The district’s traumatic event crisis intervention plan team is working to have additional trauma specialists from EasterSeals and the Oakland Community Health Network available on Wednesday and for the rest of the week.

Oxford parent Emily Busch said on Tuesday night news of the death toll in Texas was upsetting as early numbers came in reporting two dead.

"But five minutes later when I was made aware they updated the death toll to 14, I couldn’t catch my breath. I sobbed in my car coming home from work. Uncontrollably," Busch said. "This has to stop. My son is angry. I’m angry and horribly sad."

Busch said she appreciated Weaver's letter to the community.

"I’m sure this is hitting too close to home for the staff. When is this going to end?  How do we make it stop? When will we make children’s safety the number one priority in this country?" Busch said.

Weaver's letter also shared crisis hotline numbers. Those numbers are 1-800-231-1127 or 1 (844) 446-4225.

Minutes after the Texas shooting, Oakland County Sheriff Mike Bouchard said families of the survivors from the Oxford High shooting started reaching out for help. A team from the sheriff's office substation also contacted other families to offer support.

“I am sure this tragedy in Texas is triggering terrible memories, anxiety and fear in Oxford and our communities,” Bouchard said. “We want the community to know we are there for them in any form or fashion that can be helpful. We can connect them with mental health services or just be there to listen – united and Oxford strong."

Bouchard added that his office is devoting more resources to provide additional active shooter training and coordinating school resource officers throughout the county.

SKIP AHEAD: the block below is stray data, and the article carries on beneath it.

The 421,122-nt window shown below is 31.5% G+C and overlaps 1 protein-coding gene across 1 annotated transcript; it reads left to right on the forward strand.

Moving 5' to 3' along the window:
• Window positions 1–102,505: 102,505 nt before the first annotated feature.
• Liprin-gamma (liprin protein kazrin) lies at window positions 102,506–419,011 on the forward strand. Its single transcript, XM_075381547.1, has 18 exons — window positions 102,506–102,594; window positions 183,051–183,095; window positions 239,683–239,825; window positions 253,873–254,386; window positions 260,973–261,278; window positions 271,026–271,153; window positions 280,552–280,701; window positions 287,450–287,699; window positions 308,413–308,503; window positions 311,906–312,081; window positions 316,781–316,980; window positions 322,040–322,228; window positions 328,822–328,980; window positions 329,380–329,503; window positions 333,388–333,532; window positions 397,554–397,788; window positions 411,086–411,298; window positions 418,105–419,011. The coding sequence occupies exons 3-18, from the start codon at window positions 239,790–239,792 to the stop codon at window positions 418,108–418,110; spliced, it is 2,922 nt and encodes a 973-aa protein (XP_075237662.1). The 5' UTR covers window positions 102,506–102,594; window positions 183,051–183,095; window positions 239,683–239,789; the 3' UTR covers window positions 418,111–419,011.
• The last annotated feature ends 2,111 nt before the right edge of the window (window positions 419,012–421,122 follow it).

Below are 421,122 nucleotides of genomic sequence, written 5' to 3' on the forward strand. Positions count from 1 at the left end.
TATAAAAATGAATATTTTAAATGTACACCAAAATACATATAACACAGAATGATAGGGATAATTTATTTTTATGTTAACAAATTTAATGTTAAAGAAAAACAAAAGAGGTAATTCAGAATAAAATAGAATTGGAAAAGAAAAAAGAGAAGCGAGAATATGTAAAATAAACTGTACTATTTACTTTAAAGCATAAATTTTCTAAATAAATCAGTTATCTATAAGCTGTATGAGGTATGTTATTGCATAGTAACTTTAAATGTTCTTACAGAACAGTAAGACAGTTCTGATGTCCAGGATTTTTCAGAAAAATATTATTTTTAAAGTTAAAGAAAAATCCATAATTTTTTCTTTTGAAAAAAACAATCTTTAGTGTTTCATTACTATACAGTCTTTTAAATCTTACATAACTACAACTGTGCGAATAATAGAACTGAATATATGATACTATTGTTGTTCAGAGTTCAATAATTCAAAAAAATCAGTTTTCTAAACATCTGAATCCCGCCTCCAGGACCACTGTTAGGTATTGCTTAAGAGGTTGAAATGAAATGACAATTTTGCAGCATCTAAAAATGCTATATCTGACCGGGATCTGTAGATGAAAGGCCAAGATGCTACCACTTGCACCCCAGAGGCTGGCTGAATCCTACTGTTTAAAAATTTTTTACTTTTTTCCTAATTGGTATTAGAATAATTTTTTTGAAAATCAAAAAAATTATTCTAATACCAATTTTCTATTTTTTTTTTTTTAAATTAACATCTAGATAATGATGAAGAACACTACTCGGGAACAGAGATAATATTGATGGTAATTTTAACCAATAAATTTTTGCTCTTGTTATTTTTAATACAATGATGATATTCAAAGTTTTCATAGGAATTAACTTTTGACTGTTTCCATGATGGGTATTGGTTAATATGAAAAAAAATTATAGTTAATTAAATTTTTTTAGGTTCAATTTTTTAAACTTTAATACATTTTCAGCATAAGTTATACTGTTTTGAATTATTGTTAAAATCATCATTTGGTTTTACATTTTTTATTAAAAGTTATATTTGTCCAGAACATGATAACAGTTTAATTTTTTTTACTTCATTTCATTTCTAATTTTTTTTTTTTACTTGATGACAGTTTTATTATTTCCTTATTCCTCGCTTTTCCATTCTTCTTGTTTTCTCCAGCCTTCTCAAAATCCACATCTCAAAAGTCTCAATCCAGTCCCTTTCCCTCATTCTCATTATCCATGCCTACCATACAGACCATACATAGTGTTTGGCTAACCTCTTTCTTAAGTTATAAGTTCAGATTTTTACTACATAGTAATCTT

“Tragically we live in dangerous times, and we will do whatever it takes and seek whatever resources are necessary to be properly prepared to protect this community,” the sheriff said.

The Texas shooting reverberated across Michigan on Tuesday.

In Monroe County, Sheriff Troy Goodnough said there would be an increased police presence at all schools starting Wednesday.

"The safety of our schools, children and citizens remain a priority, therefore the Monroe County Sheriff's Office, in conjunction with the Michigan State Police, Monroe City Police Department, Monroe County Intermediate School District and all local law enforcement agencies will be collaborating efforts to provide increased patrols at all Monroe County schools throughout the end of the school year," his statement Tuesday read. 

The sheriff also urged the public to report suspicious activity to law enforcement or through the state OK2SAY program. 

"Although Monroe County Law Enforcement has not received any threats targeting Monroe County schools, it is important that citizens and children be aware and remain vigilant and cautious," the Sheriff's Office said.

Following a proclamation that President Joe Biden issued, Michigan Gov. Gretchen Whitmer ordered American and state flags in the state Capitol complex and on all public buildings and grounds statewide to be lowered to half-staff through Saturday to honor the victims.

"My heart breaks for the students, teachers, staff and families of Robb Elementary School," Whitmer said in a statement. "The death of multiple students and the shooting of many others is horrific. Our state is in mourning alongside the parents who had their children taken from them today and the entire community in Uvalde, Texas."   


Staff Writer Mark Hicks contributed to this report.